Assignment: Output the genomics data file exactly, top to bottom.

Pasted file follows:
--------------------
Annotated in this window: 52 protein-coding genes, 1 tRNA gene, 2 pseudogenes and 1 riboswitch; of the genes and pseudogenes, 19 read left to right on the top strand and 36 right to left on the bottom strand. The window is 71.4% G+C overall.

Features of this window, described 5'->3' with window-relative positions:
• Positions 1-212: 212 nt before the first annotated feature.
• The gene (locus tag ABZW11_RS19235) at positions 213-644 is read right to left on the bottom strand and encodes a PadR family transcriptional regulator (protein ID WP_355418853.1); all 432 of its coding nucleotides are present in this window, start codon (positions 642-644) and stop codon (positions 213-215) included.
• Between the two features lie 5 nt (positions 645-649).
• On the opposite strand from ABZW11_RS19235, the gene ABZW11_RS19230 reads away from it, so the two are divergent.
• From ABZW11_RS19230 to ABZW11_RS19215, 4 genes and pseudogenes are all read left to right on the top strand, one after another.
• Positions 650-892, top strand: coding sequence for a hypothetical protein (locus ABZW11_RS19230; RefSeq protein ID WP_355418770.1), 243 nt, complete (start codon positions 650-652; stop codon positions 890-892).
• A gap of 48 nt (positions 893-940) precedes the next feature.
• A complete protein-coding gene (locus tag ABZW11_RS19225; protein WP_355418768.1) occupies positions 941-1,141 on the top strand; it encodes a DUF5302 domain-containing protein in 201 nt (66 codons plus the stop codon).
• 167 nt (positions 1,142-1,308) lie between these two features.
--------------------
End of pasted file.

Annotated in this window: 52 protein-coding genes, 1 tRNA gene, 2 pseudogenes and 1 riboswitch; of the genes and pseudogenes, 19 read left to right on the top strand and 36 right to left on the bottom strand. The window is 71.4% G+C overall.

Features of this window, described 5'->3' with window-relative positions:
• Positions 1-212: 212 nt before the first annotated feature.
• The gene (locus tag ABZW11_RS19235) at positions 213-644 is read right to left on the bottom strand and encodes a PadR family transcriptional regulator (protein ID WP_355418853.1); all 432 of its coding nucleotides are present in this window, start codon (positions 642-644) and stop codon (positions 213-215) included.
• Between the two features lie 5 nt (positions 645-649).
• On the opposite strand from ABZW11_RS19235, the gene ABZW11_RS19230 reads away from it, so the two are divergent.
• From ABZW11_RS19230 to ABZW11_RS19215, 4 genes and pseudogenes are all read left to right on the top strand, one after another.
• Positions 650-892, top strand: coding sequence for a hypothetical protein (locus ABZW11_RS19230; RefSeq protein ID WP_355418770.1), 243 nt, complete (start codon positions 650-652; stop codon positions 890-892).
• A gap of 48 nt (positions 893-940) precedes the next feature.
• A complete protein-coding gene (locus tag ABZW11_RS19225; protein WP_355418768.1) occupies positions 941-1,141 on the top strand; it encodes a DUF5302 domain-containing protein in 201 nt (66 codons plus the stop codon).
• 167 nt (positions 1,142-1,308) lie between these two features.